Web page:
A severe aftershock jolted northwestern Pakistan yesterday, a day after India sharply curtailed plans, for now, to open its Kashmir border with Pakistan to help survivors of the region's massive Oct. 8 quake.
There were no immediate reports of damage from yesterday's temblor in Pakistan's portion of Kashmir, but it measured 6.0 -- the highest magnitude so far for an aftershock of last month's massive 7.6-magnitude quake, seismologists in the northwestern city of Peshawar said.
The 1,190 aftershocks since that earthquake have sparked landslides that added to the debris blocking roads needed to distribute much-needed aid to remote mountain settlements. Yesterday's jolt unleashed at least one landslide near the northwestern city of Balakot but it did not block traffic, Pakistani army Lieutenant Colonel Saeed Iqbal said.
Forecasts of snow in northern Pakistan added to the ordeal for hundreds of thousands of survivors still without shelter nearly a month after the quake, as UN and other aid agencies struggle with limited budgets to deliver help by helicopter before winter.
Cuban President Fidel Castro called Pakistan's president, General Pervez Musharraf, to express solidarity and offer to send an additional 200 Cuban doctors to the quake zone -- to join 87 already there, state-run Pakistan Television reported yesterday.
"Cuba stands by Pakistan in this hour of trial," PTV quoted Castro as saying late on Saturday.
After the Oct. 8 quake killed about 80,000 people -- most in Pakistan's territory but also 1,350 in India's portion of divided Kashmir -- the two longtime rivals reached a breakthrough agreement to open five border crossings starting today to ease the flow of aid.
But India said on Saturday that only one crossing into Pakistani territory would be ready, a glitch in the disaster diplomacy that has brought the countries closer in a time of need. However, New Delhi said work would continue on clearing the routes, and that two additional ones might be ready in the coming week.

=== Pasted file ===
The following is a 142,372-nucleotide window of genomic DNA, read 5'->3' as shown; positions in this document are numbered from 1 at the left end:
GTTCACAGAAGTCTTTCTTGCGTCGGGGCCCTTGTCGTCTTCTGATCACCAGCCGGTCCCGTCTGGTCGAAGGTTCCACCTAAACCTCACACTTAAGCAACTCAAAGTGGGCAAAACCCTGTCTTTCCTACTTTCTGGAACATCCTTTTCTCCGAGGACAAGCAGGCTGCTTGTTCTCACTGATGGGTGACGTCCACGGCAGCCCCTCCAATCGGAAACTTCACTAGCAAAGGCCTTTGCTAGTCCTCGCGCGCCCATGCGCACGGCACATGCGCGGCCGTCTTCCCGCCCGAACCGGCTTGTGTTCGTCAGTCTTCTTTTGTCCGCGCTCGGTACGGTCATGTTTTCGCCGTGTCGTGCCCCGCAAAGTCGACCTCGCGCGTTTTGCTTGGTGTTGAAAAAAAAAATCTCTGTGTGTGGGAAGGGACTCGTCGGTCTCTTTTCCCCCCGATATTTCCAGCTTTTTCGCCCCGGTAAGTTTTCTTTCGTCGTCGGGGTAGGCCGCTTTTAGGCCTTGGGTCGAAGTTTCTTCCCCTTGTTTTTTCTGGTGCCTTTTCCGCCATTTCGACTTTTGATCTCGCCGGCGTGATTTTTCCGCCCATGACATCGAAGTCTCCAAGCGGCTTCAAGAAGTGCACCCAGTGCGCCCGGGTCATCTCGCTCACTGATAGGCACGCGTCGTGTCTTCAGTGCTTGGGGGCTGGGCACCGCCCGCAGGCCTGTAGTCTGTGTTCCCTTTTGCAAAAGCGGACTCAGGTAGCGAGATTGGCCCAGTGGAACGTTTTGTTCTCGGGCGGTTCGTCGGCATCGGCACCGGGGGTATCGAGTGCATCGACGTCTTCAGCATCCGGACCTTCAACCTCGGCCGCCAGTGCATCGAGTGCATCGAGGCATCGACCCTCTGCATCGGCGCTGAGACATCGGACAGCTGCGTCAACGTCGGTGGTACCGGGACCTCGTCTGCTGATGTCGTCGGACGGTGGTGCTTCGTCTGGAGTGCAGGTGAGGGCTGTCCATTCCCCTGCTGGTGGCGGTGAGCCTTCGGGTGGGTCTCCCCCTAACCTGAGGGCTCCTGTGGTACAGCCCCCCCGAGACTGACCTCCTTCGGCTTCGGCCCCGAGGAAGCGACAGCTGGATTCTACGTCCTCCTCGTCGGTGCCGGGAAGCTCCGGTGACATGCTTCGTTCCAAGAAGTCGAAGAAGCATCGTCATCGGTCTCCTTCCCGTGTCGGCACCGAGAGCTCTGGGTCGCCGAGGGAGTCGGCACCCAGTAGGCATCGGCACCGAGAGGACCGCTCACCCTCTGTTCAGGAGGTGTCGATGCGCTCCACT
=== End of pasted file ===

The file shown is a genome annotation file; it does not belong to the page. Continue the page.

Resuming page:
Many survivors are eager to cross over to check on relatives, exchange provisions and seek help at relief camps being set up along the heavily militarized border.
Indian army spokesman Lieutenant Colonel V.K. Batra said that two of the Kashmir frontier crossings were not ready because of land mines and landslides on the Indian side, but he also blamed Pakistan for delays in clearing two other routes, saying its work on bridges at the crossings was incomplete.
Pakistani officials, however, said their side was ready to open all five crossings.
"All preparations on the Pakistan side are complete at the designated places," Pakistan's army said in a statement.
In Muzaffarabad, capital of the Pakistan-controlled part of Kashmir, Deputy Police Chief Ata Ullah said diplomats from both countries had been slated to meet on Saturday to exchange lists of people intending to cross over -- but the meeting was canceled. He did not explain why.
Ullah said the cancelation raised doubts about whether any crossings would take place today.
Kashmir was split between India and Pakistan after the bloody partition of the subcontinent following independence from Britain in 1947. Both countries claim all of Kashmir in a dispute that has sparked two wars and kept families separated for more than half a century. The quake left more than 3 million people homeless.
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